Regulation of blood flow, both up and down, is a normal, relentless function in our bodies. Certainly that is true in the closed confines of the skull where there is literally little wiggle room, plus the brain just doesn't like extreme ups or downs, Filosa says. In fact, fine adjustments are even made each time we stand up or sit.
"Your brain autoregulates to maintain flow relatively constantly," Filosa says, which is a good thing.
Huge increases in flow, for example, can result in dangerous swelling, particularly if blood pressure also happens to go up. Conversely, lower pressure and less blood flow mean less energy for neurons, which pretty much operate with an empty cupboard that requires the continuous flow of blood and the oxygen and nutrients it contains to function.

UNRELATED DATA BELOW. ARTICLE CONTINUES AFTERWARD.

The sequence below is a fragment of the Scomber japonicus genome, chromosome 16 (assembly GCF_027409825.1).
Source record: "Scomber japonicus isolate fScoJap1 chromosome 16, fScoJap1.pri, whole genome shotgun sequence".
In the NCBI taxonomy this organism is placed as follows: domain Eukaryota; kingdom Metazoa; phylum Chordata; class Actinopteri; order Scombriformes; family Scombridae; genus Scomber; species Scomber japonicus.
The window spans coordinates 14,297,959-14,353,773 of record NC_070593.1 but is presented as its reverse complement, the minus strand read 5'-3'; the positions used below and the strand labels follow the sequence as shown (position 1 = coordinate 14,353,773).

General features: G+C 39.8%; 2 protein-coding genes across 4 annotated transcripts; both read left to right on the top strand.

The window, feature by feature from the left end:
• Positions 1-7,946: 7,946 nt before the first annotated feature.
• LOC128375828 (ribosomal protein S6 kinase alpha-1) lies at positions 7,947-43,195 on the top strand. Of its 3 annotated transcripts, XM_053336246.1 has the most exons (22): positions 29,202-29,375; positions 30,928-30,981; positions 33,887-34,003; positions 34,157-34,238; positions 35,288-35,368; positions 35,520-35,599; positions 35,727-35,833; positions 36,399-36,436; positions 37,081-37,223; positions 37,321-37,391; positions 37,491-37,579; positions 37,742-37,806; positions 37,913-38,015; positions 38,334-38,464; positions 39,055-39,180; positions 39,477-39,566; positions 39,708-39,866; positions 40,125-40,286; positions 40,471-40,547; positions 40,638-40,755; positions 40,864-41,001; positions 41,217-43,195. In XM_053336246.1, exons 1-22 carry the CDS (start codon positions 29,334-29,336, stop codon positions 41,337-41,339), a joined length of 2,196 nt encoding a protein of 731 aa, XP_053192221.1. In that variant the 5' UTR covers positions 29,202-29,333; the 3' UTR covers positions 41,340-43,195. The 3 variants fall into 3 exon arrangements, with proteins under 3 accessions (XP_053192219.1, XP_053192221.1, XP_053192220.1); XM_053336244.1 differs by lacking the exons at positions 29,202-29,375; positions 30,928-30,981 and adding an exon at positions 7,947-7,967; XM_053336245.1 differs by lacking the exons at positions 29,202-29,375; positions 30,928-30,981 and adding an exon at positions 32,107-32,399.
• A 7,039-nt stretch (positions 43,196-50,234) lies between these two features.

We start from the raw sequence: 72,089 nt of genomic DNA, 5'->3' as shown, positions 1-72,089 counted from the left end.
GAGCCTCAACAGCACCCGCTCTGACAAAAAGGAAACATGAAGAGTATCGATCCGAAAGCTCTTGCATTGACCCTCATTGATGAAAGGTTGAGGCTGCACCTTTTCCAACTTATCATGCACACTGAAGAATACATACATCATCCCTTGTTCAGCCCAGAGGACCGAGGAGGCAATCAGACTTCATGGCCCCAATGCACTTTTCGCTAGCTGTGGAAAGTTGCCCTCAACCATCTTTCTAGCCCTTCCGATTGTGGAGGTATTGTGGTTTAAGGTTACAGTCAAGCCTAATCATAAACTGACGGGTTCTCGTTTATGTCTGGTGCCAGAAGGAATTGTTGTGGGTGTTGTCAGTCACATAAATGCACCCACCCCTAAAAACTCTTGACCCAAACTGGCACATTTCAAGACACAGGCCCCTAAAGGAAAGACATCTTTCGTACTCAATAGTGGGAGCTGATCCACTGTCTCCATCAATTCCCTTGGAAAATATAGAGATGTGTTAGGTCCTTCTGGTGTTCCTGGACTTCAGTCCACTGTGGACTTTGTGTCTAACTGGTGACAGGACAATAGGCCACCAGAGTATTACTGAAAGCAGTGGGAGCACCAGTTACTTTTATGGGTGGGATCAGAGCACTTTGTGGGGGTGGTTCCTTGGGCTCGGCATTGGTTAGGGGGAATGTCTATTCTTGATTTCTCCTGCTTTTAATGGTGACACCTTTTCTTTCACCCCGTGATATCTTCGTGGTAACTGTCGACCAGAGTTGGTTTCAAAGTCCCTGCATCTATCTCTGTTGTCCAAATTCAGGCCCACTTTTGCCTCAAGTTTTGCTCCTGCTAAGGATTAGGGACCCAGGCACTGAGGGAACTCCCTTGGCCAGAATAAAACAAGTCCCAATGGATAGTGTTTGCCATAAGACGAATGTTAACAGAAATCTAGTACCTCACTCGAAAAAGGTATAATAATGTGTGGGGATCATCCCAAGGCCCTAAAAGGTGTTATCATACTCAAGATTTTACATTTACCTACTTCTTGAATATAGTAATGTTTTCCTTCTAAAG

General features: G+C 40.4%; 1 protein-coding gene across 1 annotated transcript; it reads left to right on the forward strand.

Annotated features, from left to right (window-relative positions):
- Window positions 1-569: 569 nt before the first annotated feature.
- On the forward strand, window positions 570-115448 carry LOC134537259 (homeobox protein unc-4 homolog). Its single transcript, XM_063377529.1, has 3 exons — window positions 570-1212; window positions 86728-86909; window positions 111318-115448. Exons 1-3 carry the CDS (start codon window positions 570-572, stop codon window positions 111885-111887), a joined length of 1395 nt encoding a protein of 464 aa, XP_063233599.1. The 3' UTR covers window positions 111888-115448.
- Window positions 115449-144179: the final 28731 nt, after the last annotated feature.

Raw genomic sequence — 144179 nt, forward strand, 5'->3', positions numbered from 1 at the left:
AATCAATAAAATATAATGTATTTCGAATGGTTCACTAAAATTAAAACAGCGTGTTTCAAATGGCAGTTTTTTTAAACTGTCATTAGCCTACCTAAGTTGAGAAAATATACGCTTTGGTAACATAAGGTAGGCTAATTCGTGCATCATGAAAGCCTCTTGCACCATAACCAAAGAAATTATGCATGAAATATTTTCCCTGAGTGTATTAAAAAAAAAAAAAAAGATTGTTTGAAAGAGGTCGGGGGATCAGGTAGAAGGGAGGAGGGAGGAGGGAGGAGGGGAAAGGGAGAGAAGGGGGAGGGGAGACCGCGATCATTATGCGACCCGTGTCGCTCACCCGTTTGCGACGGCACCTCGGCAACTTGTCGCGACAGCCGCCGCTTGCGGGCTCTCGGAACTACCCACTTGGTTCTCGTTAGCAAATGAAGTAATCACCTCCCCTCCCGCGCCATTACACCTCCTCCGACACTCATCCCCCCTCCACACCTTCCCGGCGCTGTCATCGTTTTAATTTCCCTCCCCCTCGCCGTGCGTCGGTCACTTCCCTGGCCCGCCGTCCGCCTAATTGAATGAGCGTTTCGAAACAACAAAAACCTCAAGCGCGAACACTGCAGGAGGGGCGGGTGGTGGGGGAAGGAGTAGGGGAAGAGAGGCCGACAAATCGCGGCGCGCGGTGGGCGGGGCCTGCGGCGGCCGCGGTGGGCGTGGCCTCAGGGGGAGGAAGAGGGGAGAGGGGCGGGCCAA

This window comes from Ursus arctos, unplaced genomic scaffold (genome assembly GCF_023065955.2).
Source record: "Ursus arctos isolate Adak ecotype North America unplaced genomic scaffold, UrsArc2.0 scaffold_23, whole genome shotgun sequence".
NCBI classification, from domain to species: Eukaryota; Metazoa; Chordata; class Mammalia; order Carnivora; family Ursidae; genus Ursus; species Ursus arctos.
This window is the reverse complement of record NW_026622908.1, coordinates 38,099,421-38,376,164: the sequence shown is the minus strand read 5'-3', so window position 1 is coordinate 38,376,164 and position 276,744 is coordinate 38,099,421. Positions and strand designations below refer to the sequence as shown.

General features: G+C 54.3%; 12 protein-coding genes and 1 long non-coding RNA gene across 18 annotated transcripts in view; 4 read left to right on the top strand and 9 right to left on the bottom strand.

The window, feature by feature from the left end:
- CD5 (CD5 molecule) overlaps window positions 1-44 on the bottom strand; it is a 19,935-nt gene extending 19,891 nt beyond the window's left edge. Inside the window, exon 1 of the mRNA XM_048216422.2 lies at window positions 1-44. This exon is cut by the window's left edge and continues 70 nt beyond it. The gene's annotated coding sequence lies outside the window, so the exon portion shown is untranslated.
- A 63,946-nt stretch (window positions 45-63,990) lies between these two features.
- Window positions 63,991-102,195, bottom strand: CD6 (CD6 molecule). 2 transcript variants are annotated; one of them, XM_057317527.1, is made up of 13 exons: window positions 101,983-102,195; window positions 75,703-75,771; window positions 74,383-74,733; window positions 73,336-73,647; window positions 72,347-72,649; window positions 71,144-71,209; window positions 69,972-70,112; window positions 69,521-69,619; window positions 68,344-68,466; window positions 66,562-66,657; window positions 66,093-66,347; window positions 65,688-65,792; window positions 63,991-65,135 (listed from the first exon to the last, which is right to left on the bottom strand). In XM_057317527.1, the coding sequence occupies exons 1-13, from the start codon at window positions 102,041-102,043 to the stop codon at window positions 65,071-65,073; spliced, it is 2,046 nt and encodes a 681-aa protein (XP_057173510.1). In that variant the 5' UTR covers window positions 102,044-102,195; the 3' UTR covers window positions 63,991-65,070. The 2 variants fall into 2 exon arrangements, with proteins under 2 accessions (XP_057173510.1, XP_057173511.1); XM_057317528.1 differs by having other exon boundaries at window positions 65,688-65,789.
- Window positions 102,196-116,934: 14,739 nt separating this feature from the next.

"Neurons don't have energy reserves so their activity is dependent on continuous blood flow," Filosa says. That's why brain cells can die so quickly in the aftermath of a stroke or head trauma and why they probably don't function well with chronic hypertension.
High blood pressure makes the thin-walled parenchymal arterioles that carry the blood neurons need constrict, so they carry less blood. Astrocytes, whose finger-like appendages cover most of the surface of these blood vessels, sense the increased pressure.